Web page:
If anyone were to ask me about my working history, I have done a lot! I have milked cows on a kibbutz as well as working in the cotton fields there! I have taught English -badly – in Brazil. I have worked in offices for all sorts of companies in London and Mallorca and I’ve bossed people around whenever I’ve had the opportunity! But the best job I’ve had, has been that of a celebrant and quite how that came about will always be the best story I can tell!

Being a Celebrant

In 2011, sitting on the beach one summer’s day with my good friend Jo, a teacher, I got a call from a mother of a 4-year-old who wanted a ceremony in which she would appoint another friend as his godmother due to the fact that his original godmother had died from a cancer. She’d been told I would be perfect for the ceremony by Joanna Walton the florist, a woman I regularly met on the networking circuit when I had a proper job for a local self-storage company. Quite how Joanna thought I was a celebrant is still a mystery but it makes for a perfect story as that day changed my life! I said yes as is my wont to do and a couple of weeks later I performed my first ceremony for this family! Thanks to this mother being a friend not only of Joanna but also of wedding planner, Tor Cooper Evans, I was asked by Tor to do my first wedding the following year. I am eternally grateful for the opportunity she gave me and also her trust in me as I went on to do her own wedding back in 2014!

Looking back I shouldn’t be surprised as all the signs were there! My love of churches but not of the patriarchal religions; my love of reading out loud and using my voice for comfort; my love of the mystical, pondering questions of who am I and where do I go from here and my endless curiosity of human nature – why do we do what we do and when will we learn! A dear colleague, photographer Vicki McLeod, reminded me recently that my first wedding was actually her’s, back in 2005 over on the south-west of the island when she’d asked me along to translate what the registrar would be saying! I had a chuckle that day as her guests thought that I was the registrar! Who would have thought it started way before that summer’s day on the beach in 2011.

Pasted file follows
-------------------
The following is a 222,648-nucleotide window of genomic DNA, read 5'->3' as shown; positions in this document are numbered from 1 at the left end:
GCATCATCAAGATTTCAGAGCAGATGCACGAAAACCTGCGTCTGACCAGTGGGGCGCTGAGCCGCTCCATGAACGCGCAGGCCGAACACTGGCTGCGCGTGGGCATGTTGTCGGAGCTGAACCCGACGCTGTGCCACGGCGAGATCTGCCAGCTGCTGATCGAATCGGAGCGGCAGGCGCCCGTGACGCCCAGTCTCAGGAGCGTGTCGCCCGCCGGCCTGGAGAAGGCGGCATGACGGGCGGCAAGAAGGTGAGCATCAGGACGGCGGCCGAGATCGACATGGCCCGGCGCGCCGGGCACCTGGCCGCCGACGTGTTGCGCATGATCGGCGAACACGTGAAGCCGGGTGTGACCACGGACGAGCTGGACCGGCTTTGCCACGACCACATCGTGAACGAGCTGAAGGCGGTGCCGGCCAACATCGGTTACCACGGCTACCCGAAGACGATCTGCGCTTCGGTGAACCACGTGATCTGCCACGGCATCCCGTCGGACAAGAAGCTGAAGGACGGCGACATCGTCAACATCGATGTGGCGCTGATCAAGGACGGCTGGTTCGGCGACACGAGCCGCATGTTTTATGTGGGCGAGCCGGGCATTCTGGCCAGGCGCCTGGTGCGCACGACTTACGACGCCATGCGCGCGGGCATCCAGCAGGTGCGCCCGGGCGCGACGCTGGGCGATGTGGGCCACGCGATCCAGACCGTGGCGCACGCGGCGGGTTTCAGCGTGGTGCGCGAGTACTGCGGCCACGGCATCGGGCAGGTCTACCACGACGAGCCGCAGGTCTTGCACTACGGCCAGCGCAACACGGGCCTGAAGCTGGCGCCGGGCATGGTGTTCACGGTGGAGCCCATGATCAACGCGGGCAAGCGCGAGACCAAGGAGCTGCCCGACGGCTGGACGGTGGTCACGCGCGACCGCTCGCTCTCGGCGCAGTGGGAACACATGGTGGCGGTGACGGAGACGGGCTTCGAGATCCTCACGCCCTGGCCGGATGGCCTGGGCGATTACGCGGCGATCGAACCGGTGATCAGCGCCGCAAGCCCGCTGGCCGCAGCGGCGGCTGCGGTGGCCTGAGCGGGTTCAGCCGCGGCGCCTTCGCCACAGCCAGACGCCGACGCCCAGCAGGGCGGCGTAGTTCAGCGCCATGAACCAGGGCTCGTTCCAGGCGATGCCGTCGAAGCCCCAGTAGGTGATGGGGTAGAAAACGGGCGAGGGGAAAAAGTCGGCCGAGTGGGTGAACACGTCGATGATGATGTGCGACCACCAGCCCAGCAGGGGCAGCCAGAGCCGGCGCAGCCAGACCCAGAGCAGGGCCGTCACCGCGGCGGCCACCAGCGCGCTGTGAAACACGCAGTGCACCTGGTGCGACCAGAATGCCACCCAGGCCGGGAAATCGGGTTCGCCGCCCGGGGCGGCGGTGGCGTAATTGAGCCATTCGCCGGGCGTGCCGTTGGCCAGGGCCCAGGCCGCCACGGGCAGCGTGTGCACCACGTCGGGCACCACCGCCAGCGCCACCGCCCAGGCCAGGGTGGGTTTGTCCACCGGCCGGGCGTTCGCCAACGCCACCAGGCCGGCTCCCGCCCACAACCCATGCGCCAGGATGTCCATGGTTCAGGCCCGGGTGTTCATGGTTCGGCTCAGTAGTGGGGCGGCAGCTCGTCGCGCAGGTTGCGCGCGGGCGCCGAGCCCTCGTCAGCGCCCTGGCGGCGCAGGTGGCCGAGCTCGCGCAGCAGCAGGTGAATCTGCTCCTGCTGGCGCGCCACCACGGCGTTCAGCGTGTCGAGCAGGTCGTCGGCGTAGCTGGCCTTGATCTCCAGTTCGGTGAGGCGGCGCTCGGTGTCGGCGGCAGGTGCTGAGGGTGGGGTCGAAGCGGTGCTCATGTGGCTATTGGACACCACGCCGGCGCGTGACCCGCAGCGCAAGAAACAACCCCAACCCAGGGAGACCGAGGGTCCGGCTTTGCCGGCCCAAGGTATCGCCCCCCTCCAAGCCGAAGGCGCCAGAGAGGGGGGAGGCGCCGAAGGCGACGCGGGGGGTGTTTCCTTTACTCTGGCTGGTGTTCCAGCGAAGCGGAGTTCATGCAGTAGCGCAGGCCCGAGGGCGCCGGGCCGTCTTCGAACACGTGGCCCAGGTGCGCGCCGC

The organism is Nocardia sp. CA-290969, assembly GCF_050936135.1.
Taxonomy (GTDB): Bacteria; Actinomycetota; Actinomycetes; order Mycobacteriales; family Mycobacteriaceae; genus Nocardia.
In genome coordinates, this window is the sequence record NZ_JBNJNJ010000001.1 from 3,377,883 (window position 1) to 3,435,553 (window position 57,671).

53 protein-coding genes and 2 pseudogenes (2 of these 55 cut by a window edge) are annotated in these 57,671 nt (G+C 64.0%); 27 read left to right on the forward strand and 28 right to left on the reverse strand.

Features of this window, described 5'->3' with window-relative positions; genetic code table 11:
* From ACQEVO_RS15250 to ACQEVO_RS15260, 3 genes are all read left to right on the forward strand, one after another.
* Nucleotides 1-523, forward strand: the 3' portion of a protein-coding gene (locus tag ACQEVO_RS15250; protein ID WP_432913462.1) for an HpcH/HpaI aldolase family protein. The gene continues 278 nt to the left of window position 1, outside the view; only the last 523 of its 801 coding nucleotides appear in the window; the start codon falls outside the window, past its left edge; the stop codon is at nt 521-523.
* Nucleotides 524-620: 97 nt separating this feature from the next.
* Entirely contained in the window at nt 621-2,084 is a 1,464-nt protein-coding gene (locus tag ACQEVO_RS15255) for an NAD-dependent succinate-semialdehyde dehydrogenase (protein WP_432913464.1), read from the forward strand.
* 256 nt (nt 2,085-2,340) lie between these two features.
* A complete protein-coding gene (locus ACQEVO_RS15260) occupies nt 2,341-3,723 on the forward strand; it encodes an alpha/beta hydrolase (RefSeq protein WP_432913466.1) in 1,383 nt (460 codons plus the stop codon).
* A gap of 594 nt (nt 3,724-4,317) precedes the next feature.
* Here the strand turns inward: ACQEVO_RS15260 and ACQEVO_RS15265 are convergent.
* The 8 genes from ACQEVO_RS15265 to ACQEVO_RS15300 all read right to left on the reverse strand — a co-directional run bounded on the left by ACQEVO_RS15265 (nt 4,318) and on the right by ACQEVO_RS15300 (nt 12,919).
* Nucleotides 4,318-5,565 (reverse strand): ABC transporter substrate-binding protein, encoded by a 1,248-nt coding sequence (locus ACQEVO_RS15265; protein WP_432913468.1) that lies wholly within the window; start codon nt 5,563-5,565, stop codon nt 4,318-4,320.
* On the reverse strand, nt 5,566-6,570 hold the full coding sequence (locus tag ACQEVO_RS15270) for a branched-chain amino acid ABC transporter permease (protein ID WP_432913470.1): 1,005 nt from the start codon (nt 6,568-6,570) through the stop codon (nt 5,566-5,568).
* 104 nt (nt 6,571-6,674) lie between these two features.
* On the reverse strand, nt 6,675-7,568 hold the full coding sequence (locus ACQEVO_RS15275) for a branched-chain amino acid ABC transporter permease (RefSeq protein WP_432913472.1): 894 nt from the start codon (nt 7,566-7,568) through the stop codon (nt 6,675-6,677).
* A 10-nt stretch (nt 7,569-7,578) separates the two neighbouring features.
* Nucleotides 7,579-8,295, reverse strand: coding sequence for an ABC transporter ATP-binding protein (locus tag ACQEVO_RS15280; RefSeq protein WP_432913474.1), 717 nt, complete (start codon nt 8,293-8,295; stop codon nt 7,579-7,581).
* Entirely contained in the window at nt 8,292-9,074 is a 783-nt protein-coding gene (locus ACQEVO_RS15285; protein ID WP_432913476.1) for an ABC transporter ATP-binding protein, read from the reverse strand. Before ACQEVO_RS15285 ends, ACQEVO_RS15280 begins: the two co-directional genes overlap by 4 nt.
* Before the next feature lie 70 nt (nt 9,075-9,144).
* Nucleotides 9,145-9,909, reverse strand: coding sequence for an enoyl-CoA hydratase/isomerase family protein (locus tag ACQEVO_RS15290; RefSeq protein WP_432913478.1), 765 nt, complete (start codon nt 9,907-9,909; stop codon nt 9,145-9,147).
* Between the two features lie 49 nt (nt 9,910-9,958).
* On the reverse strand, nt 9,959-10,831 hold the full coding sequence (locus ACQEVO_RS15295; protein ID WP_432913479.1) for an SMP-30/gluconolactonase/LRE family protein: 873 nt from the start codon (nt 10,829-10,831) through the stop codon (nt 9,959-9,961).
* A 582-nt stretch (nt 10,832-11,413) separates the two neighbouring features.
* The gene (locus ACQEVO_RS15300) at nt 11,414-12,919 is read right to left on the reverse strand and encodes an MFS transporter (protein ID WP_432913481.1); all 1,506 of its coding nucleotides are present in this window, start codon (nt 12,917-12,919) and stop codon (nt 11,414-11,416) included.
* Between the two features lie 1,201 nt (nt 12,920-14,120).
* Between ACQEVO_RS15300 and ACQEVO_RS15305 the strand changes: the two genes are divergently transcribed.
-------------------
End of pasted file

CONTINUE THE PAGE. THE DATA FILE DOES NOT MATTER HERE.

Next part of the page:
Since I went full time in 2013 to concentrate on celebrant’s work, I have studied some more! I did a funeral celebrancy training with the UK Fellowship of Professional Celebrants in 2015 and then I did a year’s course on spiritual end of life care with Asociación Vinyana in Barcelona in 2017. Since December 2015 I have been facilitating the Mallorca Death Café on a regular basis, fascinated how every encounter is different and how grief is so overlooked in our society!

I want my future to delve deeper into the sacred and I want to offer my services at end of life to support those who feel they have no religious faith and to know there’s something out there for them. I want to be called, just like the vicars and pastors of old, to the dying to administer some words of comfort as I truly believe we are here to be supported at these profound moments. I am proud to call myself a celebrant and to be part of a movement that is changing the way we do ceremony. I am forging a new path and sometimes feel lonely living in paradise from a professional point of view as I know no one who does this work here. I am confident that all will be revealed to me in due course as long as I put one foot in front of the other, day by day!

If I were to sum up my life in a few words I would say blessed, light, wisdom, happiness and magic and of course, honoured to share so many important moments with so many!